The SanityPrompt

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Wednesday, July 06, 2005

Why I am a Democrat

What are the principles and values that unite Democrats? What do Democrats stand for? What are the core beliefs that guide their policy choices? Why do people become Democrat? These questions appear to trouble many Americans and have become a recurring challenge for Democrats post-election. The American Prospect engaged in such an exercise in January. The DLC held a forum on the questions several years ago. One group started precisely to settle these questions. And Bloggers have engaged in the effort as well. For some the motivation is personal and for others the motivation stems from a desire to articulate these beliefs for a public that seems skeptical that Democrats have any unifying convictions. A local group I belong to set the task for members to articulate five basic core beliefs, values, or sentences that capture for them why they are Democrats and what they think Democrats believe in. Personally, for me, being a Democrat is perfectly expressed by the passage in The Grapes of Wrath made famous by Henry Fonda. In response to this request I drafted the following.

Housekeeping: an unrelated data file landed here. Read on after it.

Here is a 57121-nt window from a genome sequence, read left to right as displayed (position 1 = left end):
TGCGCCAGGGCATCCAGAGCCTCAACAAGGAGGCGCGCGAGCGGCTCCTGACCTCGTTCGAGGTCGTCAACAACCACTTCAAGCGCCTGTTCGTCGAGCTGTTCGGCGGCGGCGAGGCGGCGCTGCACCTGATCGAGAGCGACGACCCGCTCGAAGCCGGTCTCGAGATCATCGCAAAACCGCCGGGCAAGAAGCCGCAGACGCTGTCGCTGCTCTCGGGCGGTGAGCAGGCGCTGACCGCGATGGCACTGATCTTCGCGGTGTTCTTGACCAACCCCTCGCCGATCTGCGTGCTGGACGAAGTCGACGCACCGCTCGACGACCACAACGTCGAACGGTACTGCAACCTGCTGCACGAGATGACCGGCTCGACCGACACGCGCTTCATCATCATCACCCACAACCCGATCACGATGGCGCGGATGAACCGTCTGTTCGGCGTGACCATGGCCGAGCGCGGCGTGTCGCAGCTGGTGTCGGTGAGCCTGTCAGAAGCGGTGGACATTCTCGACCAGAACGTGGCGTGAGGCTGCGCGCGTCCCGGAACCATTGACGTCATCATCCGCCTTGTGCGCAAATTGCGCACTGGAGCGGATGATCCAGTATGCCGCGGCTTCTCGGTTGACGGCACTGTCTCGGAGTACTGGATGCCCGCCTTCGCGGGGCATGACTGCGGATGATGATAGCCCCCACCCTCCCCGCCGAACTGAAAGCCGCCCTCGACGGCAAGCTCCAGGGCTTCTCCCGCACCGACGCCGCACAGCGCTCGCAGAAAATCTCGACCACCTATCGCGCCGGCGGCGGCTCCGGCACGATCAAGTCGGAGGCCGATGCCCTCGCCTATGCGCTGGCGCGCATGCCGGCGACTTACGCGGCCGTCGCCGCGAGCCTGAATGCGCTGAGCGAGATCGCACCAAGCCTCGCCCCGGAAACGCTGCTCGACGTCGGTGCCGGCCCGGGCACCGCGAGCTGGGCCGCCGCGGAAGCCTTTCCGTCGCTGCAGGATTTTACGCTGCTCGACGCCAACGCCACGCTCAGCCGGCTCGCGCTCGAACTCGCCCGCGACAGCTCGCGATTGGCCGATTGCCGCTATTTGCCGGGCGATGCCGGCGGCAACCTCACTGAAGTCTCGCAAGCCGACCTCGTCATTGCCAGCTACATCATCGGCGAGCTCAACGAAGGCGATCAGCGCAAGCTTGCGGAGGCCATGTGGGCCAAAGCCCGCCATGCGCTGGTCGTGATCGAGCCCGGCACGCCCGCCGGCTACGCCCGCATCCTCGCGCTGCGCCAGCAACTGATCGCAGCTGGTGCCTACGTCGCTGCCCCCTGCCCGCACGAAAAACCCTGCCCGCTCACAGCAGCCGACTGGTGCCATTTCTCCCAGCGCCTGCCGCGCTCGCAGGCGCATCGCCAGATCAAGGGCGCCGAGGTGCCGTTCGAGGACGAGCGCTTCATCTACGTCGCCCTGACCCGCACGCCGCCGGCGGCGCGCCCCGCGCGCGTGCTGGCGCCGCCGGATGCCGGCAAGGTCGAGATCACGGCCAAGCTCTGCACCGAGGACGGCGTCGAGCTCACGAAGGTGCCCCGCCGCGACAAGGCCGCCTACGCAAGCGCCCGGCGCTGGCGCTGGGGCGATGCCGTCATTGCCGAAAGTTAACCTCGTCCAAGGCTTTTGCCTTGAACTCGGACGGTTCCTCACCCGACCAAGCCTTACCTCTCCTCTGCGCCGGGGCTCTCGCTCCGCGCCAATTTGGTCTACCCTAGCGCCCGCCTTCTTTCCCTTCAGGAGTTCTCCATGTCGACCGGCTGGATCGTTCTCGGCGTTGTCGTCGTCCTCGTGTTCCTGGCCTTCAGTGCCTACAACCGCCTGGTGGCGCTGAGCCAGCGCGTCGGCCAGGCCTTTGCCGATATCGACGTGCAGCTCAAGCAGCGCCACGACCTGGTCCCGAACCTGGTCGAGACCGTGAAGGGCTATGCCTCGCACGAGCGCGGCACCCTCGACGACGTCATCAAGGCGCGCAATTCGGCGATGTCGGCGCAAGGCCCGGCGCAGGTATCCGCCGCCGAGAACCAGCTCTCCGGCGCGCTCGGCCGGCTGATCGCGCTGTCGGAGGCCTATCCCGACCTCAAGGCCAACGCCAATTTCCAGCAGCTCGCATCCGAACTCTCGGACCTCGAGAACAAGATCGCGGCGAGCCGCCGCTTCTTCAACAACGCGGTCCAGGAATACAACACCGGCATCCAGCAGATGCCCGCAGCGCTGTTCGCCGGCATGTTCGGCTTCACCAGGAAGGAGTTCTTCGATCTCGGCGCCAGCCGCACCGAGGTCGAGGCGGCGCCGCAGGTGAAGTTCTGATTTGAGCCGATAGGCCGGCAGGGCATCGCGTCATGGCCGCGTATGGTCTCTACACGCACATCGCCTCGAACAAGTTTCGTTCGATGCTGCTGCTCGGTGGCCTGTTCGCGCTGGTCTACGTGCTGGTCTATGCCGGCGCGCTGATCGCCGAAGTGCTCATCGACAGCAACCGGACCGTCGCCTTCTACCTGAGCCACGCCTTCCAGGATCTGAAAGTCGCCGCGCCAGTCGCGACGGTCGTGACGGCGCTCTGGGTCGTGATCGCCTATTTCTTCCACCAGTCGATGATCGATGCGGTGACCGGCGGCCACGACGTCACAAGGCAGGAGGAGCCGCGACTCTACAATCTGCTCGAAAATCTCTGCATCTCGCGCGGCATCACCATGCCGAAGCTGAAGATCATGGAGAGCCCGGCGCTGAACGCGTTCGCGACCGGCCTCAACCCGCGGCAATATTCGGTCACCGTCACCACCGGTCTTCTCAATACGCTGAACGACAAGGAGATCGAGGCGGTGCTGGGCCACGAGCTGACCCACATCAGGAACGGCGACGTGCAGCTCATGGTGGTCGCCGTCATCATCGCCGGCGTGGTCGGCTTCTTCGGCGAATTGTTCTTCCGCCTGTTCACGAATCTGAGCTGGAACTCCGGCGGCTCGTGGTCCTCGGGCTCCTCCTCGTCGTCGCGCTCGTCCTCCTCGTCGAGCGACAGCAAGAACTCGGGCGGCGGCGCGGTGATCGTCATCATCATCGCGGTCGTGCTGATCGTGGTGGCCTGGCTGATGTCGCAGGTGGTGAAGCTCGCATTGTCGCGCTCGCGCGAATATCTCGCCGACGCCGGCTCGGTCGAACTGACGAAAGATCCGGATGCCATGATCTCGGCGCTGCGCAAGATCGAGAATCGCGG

1) Personal Freedom with Social Responsibility: Liberalism may be a bad word today but two centuries ago it denoted a particular view of the individual’s role and position in society and a reaction against the capacity of church and state to subordinate the personal desires of the individual to the caprice of the state (embodied by the aristocracy) or the Word of God as dictated by the clergy. Liberalism’s central tenet continues to guide Democratic views on personal freedom today – your freedom to swing your fist ends at the tip of someone else’s nose. As long as individual actions do not cause demonstrable harm to another individual, government should protect the rights and freedoms of individuals to pursue their personal happiness on their own terms and as they see fit. This value informs the Democratic commitment to the free market, to the First Amendment, to the right of Privacy and its associated dimensions while incorporating the attendant responsibilities to protect the environment and steward the nation today so that it can provide wealth and opportunity for future generations.